The financial weight of groceries can cause stress for students and their families. The Sierra College Food Pantry was started as a labor of love by the late Student Life Campus Coordinator, Tim Haenny (1957-2017). Today students and staff carry on the legacy to make sure no student goes hungry.
Many college students struggle to find a healthy balance in their academic lives. Between staying in shape by going to the gym and pursuing higher education, students will often compromise their living for schoolwork. It can feel like an impossible endeavor considering the amount of coursework being piled on students during the average college semester. But students can learn some simple truths of healthy living from professionals.
Exiting the center stage of the octagon, a professional Ultimate Fighting Championship (UFC) fighter and full-time fitness coach training out of Rocklin CA, Orion “Galaxy” Cosce shares his knowledge of how to take care of your mind and body as a busy college student.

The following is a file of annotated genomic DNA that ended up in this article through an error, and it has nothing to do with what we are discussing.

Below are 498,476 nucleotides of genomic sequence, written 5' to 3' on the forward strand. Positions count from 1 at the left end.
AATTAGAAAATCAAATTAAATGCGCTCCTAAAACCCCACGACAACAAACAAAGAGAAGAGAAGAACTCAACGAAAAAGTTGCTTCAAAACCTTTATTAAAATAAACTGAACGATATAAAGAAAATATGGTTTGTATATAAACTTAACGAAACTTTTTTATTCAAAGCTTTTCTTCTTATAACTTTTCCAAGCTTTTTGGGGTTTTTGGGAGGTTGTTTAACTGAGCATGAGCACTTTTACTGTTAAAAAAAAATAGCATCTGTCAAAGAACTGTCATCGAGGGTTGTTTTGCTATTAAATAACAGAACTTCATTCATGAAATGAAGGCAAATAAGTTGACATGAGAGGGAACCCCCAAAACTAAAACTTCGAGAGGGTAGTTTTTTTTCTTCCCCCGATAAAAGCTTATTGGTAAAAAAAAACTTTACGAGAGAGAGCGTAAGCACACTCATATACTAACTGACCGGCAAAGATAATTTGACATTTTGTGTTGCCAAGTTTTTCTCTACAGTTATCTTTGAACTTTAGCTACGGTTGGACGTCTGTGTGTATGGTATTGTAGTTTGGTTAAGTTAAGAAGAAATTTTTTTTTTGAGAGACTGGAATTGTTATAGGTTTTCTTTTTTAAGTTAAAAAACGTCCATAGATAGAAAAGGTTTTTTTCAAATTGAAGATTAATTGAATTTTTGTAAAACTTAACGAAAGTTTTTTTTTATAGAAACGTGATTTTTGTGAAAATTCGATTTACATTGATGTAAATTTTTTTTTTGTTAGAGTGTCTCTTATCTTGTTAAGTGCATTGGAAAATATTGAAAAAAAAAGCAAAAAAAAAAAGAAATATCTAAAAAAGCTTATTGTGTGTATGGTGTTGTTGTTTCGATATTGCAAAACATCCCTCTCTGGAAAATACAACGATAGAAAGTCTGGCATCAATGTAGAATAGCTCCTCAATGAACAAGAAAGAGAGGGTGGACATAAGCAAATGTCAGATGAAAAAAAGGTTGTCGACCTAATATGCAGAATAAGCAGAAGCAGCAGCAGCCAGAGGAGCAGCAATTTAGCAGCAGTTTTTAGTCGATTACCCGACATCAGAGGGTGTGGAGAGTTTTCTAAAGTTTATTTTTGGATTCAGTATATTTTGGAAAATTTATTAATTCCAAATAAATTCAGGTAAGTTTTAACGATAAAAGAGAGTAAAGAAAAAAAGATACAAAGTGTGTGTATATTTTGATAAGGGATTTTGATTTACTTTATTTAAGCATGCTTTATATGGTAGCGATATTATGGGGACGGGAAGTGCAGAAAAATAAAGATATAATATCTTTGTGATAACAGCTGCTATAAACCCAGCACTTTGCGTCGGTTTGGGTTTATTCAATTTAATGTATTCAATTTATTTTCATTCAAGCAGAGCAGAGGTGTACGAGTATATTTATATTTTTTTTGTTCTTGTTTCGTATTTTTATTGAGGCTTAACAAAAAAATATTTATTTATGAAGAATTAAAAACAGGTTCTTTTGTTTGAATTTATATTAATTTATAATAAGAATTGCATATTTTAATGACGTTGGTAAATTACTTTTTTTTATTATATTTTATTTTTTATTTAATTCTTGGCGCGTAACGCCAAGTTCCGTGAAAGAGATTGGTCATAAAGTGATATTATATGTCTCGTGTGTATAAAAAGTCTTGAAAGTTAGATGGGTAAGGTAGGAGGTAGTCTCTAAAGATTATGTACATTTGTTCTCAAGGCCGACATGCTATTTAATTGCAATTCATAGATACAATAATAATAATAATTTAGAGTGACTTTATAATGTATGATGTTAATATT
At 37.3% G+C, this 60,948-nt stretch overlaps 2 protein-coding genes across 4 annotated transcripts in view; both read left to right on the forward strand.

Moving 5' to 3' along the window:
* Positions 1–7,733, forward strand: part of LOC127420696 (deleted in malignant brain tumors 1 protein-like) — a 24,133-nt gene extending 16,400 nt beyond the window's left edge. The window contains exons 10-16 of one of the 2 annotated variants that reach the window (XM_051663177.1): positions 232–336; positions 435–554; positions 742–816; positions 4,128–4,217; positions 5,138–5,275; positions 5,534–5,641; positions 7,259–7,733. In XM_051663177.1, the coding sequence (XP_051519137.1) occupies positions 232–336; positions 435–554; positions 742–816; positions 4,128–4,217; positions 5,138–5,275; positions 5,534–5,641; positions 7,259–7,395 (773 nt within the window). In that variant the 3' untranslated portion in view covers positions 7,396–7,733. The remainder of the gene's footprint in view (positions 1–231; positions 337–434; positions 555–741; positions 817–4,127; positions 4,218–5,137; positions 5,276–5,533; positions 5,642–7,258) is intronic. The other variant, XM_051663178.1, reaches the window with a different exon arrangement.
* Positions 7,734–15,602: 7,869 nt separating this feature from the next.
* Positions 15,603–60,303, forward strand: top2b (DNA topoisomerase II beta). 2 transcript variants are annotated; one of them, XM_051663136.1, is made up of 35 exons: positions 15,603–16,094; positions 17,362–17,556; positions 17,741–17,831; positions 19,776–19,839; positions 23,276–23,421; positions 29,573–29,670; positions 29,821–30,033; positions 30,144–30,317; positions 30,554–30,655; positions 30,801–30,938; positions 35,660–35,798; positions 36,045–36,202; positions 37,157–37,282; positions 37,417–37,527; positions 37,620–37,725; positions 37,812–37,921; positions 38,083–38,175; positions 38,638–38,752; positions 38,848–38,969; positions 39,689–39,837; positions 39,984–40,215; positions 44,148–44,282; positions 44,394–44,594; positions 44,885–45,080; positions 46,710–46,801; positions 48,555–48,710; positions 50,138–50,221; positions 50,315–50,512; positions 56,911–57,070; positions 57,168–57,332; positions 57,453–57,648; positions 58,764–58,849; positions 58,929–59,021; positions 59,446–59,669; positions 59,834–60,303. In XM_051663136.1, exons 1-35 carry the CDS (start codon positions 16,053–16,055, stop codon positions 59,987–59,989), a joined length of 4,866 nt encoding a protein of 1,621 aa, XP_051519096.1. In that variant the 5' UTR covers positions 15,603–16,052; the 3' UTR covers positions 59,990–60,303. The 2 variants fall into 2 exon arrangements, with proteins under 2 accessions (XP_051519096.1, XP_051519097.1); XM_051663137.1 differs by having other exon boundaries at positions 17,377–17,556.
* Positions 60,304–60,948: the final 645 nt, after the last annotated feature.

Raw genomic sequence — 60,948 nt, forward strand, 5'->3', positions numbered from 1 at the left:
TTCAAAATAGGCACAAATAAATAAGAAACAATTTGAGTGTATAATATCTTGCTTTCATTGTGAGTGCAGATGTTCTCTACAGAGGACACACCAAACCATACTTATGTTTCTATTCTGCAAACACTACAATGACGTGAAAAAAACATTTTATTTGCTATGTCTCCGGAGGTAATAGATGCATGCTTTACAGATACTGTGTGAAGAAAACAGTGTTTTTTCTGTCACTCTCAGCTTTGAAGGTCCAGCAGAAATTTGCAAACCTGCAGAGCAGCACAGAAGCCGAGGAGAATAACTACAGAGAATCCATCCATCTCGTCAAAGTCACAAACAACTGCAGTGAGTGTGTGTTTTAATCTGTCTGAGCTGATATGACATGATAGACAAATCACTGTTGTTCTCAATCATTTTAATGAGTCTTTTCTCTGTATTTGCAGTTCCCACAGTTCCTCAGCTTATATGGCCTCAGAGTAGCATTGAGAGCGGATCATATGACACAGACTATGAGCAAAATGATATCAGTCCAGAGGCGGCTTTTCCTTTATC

“It doesn’t matter how busy I am, I need to try to get at least one gallon of water a day, I need to be able to eat the proper nutrition.”
There is no doubt that finishing college coursework is important, but when it starts negatively affecting a student’s mental health to finish an assignment, it raises the question of how students can incorporate a healthier lifestyle into their schooling. The answer to this question is complicated and imperative on the individual, but if it was easy everyone would be doing it by motivating themselves to go to the gym.
Schoolwork and Health, Evaluating Priorities
Motivation is the keyword when students apply every ounce of energy into completing classwork. Many students are highly motivated in pursuing and attending college but at a cost. Common examples highlighted by the award-winning publication LiveScience found frequent health defects like sleep deprivation, depression and stress are present in dangerously high quantities among college students. And it’s no wonder students are having these health defects when everything, sometimes even eating, has to be put aside in order to finish an assignment.